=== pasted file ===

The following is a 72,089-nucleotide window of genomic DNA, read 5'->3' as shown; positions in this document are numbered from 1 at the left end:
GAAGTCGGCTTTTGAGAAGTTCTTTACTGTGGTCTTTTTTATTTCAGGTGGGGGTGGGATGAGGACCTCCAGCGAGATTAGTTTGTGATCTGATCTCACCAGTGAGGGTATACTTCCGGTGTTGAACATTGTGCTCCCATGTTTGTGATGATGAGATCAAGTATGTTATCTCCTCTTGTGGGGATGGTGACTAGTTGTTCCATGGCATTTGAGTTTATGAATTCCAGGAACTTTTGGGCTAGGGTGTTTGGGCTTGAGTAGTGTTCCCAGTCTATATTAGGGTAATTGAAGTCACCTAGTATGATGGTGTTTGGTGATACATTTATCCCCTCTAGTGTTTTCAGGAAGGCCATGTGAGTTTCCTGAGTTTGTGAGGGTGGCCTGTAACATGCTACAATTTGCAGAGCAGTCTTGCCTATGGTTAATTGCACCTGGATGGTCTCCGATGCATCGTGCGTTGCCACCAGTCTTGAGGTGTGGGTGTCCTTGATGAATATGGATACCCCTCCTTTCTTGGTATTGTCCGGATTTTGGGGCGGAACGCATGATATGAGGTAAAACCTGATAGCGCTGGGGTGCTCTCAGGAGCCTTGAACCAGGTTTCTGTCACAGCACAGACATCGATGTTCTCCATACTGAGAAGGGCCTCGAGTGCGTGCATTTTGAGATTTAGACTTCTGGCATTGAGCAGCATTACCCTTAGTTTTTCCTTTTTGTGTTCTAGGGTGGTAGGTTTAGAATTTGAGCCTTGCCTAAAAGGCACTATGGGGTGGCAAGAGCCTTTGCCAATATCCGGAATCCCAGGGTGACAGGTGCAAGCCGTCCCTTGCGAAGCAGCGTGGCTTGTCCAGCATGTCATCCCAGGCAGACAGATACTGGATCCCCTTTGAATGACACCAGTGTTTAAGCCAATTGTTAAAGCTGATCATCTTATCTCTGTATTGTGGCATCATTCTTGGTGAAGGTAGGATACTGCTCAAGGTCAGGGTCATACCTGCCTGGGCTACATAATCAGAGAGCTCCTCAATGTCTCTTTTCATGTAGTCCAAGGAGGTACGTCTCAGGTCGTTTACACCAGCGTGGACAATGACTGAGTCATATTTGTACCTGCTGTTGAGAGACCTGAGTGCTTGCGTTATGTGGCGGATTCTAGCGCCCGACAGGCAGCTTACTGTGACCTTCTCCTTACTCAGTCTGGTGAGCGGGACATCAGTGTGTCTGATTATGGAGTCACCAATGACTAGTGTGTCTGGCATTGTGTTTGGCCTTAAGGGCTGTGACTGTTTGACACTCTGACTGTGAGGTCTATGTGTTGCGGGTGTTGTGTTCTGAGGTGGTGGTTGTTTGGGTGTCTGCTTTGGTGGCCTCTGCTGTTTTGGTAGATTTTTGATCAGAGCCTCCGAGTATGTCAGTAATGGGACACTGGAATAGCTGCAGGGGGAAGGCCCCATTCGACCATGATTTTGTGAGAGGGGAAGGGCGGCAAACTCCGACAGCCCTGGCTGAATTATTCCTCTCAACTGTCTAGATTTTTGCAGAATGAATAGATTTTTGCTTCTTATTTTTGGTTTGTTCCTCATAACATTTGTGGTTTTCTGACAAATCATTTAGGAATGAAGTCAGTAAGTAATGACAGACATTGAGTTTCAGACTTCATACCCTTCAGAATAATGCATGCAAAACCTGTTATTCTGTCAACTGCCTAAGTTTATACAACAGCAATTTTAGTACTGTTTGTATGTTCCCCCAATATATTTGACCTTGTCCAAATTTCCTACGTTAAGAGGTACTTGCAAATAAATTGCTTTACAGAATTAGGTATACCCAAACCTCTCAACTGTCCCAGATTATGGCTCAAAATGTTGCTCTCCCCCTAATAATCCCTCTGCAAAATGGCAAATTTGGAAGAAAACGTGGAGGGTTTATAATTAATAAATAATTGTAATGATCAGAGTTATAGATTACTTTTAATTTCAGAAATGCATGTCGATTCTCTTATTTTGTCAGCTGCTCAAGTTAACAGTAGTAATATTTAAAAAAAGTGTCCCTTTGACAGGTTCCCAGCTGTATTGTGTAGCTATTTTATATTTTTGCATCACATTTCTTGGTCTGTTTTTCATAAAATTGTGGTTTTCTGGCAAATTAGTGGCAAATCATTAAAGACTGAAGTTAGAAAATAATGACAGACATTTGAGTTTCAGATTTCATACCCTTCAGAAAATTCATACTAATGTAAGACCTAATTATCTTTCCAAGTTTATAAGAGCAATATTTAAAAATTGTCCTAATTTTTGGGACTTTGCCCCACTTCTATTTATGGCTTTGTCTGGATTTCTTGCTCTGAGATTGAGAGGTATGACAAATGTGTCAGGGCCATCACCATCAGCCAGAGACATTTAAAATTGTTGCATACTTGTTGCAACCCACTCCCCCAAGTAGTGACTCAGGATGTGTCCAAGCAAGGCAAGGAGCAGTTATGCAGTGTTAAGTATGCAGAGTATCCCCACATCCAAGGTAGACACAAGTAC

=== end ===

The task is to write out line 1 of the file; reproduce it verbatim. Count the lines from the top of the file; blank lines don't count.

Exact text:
The following is a 72,089-nucleotide window of genomic DNA, read 5'->3' as shown; positions in this document are numbered from 1 at the left end: